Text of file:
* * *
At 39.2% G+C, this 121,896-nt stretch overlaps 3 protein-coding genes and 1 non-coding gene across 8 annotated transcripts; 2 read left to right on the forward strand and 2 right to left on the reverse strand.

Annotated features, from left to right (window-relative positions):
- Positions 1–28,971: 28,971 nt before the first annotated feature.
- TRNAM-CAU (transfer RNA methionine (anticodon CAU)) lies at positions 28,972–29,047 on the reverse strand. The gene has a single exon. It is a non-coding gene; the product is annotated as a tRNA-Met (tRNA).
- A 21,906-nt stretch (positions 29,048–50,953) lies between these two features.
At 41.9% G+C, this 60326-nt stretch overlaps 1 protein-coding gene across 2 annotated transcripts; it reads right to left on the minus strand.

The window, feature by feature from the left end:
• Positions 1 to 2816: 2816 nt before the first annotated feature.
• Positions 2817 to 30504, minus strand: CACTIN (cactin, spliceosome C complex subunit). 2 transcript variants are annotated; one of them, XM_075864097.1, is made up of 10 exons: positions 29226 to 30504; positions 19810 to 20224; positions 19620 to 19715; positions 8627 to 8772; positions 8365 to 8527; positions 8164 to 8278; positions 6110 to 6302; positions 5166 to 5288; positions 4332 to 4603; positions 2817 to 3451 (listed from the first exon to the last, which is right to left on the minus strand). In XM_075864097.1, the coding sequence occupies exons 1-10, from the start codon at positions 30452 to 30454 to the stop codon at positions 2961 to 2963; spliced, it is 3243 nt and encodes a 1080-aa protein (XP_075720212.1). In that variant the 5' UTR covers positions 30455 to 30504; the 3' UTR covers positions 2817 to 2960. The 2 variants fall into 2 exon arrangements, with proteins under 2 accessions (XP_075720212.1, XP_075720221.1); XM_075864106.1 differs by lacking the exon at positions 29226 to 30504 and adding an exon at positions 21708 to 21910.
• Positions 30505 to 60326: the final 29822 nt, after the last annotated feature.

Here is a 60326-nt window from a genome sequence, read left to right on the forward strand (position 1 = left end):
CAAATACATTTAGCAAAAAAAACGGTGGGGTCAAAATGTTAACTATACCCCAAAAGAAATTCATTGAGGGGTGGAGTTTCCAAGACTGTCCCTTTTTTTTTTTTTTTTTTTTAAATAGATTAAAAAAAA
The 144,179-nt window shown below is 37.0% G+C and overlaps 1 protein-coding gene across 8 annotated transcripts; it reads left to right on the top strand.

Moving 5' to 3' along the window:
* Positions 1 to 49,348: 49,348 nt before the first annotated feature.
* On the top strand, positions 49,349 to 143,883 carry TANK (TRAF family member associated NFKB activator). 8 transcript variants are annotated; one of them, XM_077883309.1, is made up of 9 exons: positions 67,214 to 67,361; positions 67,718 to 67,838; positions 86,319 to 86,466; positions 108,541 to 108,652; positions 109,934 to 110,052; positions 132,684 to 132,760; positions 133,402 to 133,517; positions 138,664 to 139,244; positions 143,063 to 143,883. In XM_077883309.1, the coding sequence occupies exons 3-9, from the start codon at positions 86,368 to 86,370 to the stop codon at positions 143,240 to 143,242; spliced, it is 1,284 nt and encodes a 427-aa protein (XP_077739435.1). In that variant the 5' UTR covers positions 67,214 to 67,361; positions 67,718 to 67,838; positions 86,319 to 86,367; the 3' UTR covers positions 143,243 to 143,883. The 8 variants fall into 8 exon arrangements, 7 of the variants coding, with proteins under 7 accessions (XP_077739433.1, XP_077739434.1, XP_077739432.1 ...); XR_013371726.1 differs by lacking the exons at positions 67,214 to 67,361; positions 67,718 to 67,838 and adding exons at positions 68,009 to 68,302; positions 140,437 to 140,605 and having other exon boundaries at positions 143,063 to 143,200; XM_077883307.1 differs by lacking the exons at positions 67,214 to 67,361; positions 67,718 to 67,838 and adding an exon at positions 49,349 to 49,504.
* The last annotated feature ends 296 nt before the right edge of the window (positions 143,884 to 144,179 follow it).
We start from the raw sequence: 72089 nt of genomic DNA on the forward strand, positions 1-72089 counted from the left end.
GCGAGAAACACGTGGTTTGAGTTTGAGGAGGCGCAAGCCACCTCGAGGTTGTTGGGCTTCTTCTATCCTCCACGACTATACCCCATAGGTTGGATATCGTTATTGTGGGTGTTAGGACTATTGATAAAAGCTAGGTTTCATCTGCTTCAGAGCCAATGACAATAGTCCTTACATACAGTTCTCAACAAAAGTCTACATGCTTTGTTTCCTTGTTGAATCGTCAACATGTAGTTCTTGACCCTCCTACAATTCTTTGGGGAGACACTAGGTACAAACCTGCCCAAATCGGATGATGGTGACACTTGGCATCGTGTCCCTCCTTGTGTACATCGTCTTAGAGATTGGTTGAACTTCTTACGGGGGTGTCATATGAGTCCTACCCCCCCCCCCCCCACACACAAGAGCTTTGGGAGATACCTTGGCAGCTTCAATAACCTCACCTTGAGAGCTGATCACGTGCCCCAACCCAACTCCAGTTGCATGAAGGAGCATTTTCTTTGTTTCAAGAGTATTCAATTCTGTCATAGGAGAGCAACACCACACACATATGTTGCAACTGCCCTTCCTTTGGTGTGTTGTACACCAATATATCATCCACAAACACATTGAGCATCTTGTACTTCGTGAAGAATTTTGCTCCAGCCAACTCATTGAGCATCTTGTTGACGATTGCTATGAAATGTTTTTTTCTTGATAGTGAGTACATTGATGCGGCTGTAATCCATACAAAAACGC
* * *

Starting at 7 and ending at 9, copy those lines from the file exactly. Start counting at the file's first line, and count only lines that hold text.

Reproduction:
The window, feature by feature from the left end:
• Positions 1 to 2816: 2816 nt before the first annotated feature.
• Positions 2817 to 30504, minus strand: CACTIN (cactin, spliceosome C complex subunit). 2 transcript variants are annotated; one of them, XM_075864097.1, is made up of 10 exons: positions 29226 to 30504; positions 19810 to 20224; positions 19620 to 19715; positions 8627 to 8772; positions 8365 to 8527; positions 8164 to 8278; positions 6110 to 6302; positions 5166 to 5288; positions 4332 to 4603; positions 2817 to 3451 (listed from the first exon to the last, which is right to left on the minus strand). In XM_075864097.1, the coding sequence occupies exons 1-10, from the start codon at positions 30452 to 30454 to the stop codon at positions 2961 to 2963; spliced, it is 3243 nt and encodes a 1080-aa protein (XP_075720212.1). In that variant the 5' UTR covers positions 30455 to 30504; the 3' UTR covers positions 2817 to 2960. The 2 variants fall into 2 exon arrangements, with proteins under 2 accessions (XP_075720212.1, XP_075720221.1); XM_075864106.1 differs by lacking the exon at positions 29226 to 30504 and adding an exon at positions 21708 to 21910.